Contributing writer Cream is worried for T-ara, as we all are. With the recent developments and controversies, things are only getting worse. Read her thoughts about T-ara and her reasons why they’re crumbling before our eyes.
written by: Cream
There are songs and groups out there I listen to just so I can scratch an itch, so to speak. T-ara with their whackload of earworm singles is one of them. As far as I’m concerned, the reason why they’re successful isn’t because their vocal talent is strong (let’s face it – until I actually hear the new members, the only one that carries the vocal load is Soyeon). They’re successful because every song they’ve released since “Bo Peep Bo Peep” are ridiculously addictive. Listening to them is like trying to chase a high. The more you listen, the more you need to scratch that itch.
Regardless of how I feel about their music, I still think artists should be treated with respect. That’s the only way they can truly succeed. In the past year and a half (and probably more), I think T-ara has taken more crap than the proverbial SM slave. The latest Twitter scandal among the group is just proof that until something changes, it’s going to be downhill from here on out.
1. They are being overworked
If my memory serves me well, T-ara hasn’t had a break in a very long time. Recently, Jiyeon revealed that she hasn’t been home in 4 years. For a teenage girl, that means a lot. Some time before that, members openly complained that they didn’t get to take breaks between promotions, are depressed and exhausted. Even with her ankle injured, Eunjung performed “Lovey Dovey”, a song with tons of choreography. At their Bodukan concert, Hwayoung couldn’t perform her bits because she was in a wheelchair for her own injury. Like, come on.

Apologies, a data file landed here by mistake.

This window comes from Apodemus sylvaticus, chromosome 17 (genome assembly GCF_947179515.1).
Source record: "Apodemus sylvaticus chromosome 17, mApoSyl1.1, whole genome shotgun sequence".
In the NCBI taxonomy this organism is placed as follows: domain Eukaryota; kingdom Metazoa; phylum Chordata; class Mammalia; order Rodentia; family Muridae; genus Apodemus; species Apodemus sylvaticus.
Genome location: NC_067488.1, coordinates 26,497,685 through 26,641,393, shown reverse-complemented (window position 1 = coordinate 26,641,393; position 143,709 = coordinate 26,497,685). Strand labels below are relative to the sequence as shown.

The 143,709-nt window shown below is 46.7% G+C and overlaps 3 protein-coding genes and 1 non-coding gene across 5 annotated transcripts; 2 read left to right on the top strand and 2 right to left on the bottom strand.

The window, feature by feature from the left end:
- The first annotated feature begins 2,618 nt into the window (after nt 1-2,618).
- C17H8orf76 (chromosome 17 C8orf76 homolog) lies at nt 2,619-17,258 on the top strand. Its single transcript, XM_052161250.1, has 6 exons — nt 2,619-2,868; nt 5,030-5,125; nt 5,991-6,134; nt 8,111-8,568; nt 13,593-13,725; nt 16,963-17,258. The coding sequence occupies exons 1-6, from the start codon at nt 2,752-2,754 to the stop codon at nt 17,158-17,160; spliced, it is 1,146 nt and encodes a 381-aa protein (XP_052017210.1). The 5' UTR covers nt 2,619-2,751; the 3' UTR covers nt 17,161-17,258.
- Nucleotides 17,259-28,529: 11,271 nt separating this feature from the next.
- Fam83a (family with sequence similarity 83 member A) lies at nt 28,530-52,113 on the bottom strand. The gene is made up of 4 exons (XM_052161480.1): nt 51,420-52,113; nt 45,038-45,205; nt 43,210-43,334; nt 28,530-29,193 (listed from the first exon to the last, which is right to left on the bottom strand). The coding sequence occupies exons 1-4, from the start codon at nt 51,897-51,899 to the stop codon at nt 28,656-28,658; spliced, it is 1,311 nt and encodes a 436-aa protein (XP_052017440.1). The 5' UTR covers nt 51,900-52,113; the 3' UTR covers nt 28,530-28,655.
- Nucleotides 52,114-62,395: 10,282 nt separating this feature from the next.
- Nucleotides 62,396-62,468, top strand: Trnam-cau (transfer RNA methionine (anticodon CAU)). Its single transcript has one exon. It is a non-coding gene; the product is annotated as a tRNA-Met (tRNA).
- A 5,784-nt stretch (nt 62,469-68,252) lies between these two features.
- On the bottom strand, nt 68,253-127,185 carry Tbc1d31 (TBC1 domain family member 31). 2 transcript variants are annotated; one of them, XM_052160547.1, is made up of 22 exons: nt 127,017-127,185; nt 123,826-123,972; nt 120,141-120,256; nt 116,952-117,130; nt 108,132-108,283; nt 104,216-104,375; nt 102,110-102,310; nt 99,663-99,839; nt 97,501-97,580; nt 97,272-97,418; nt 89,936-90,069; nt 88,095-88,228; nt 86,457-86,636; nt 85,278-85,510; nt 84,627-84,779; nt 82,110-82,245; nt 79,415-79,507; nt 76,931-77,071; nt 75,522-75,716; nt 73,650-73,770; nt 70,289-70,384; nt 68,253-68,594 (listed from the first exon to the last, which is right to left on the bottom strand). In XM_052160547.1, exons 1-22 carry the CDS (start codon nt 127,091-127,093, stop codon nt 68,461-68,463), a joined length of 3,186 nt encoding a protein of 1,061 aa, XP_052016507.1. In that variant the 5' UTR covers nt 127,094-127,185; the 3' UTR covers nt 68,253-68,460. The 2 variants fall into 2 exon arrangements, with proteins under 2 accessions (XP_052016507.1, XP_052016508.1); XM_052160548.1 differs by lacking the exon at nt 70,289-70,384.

It’s no secret that idols are always on the go. They aren’t just musicians – they’re entertainers. Most of them end up dabbling in other parts of the entertainment industry at some point or another. Even so, most idols’ schedules are made so that they aren’t doing too many things at a time. It’s busy, but with proper breaks and management, it’s doable. Whoever manages T-ara seems to throw that out the window completely.
Not only are a few popular members (Jiyeon, Eunjung and Hyomin) doing most of the work, they push out singles like energizer bunnies gone wild (New concept? You’re welcome). This year alone they have already released two albums, with more on the way. Honestly, if Han Geng and KARA can sue their companies for being overworked and treated unfairly, then T-ara can probably make the same case. They should at this point.
2. The recent scandal is evidence of a crack in the team
From what I understand, what happened regarding the twitter scandal was that T-ara members appeared to be passive-aggressively chastising Hwayoung for not performing with them during their Budoken concert due to her injury. Predictably, netizens jumped on it and, stupidly, Core Contents Media claimed that all the members’ Twitter accounts were hacked simultaneously. Those tweets have since been deleted. There are too many different interpretations from different sites on the matter, but personally I think all those tweets are intentional because T-ara has been known to declare their woes in public (not unreasonably, I might add).